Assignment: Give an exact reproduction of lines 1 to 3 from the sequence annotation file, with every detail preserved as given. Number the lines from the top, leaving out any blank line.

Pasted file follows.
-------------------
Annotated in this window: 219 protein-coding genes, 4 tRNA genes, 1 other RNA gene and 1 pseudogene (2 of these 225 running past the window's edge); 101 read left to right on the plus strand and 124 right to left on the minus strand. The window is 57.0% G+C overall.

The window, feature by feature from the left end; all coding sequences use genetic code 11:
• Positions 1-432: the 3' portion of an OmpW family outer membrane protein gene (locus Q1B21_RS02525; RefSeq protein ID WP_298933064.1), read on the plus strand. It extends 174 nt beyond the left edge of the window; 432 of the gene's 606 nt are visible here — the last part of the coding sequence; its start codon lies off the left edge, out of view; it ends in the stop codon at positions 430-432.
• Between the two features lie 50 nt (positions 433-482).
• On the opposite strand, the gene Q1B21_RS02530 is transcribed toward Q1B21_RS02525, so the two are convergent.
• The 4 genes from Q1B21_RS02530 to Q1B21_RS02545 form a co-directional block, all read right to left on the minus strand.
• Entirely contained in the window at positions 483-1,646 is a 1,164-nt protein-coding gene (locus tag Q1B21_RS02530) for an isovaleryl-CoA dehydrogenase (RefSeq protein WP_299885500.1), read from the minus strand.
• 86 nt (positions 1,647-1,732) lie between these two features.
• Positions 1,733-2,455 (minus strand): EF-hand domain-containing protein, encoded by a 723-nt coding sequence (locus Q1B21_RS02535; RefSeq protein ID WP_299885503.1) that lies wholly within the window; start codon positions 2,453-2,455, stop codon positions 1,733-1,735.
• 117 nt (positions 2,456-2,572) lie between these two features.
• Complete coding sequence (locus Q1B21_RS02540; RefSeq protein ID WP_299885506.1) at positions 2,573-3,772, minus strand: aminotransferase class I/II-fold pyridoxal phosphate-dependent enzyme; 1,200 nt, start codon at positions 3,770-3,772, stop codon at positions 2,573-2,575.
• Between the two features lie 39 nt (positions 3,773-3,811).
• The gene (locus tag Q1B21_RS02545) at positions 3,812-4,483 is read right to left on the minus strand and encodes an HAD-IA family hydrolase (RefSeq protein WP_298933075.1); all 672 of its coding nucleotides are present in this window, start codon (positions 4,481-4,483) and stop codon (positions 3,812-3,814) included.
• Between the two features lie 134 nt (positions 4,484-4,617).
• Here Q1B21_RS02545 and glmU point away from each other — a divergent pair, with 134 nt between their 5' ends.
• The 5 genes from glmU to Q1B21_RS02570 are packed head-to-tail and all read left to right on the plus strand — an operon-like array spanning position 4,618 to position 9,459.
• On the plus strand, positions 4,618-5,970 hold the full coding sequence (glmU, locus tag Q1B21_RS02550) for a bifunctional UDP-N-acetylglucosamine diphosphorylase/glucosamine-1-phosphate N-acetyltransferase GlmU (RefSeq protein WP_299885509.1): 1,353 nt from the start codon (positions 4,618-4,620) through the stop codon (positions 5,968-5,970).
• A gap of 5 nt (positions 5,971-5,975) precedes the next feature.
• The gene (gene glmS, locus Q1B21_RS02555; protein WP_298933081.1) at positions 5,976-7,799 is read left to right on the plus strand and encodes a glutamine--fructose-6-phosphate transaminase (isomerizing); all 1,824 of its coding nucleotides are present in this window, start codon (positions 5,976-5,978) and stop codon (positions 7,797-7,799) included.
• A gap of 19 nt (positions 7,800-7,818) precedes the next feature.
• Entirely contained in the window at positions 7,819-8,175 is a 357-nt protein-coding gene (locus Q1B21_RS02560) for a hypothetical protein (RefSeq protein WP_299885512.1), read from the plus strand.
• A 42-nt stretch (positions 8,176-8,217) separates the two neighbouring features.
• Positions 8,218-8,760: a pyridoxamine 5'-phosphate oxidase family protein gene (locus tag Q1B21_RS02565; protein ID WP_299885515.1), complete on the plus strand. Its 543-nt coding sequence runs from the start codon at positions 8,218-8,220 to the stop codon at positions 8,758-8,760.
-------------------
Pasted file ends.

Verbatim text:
Annotated in this window: 219 protein-coding genes, 4 tRNA genes, 1 other RNA gene and 1 pseudogene (2 of these 225 running past the window's edge); 101 read left to right on the plus strand and 124 right to left on the minus strand. The window is 57.0% G+C overall.

The window, feature by feature from the left end; all coding sequences use genetic code 11:
• Positions 1-432: the 3' portion of an OmpW family outer membrane protein gene (locus Q1B21_RS02525; RefSeq protein ID WP_298933064.1), read on the plus strand. It extends 174 nt beyond the left edge of the window; 432 of the gene's 606 nt are visible here — the last part of the coding sequence; its start codon lies off the left edge, out of view; it ends in the stop codon at positions 430-432.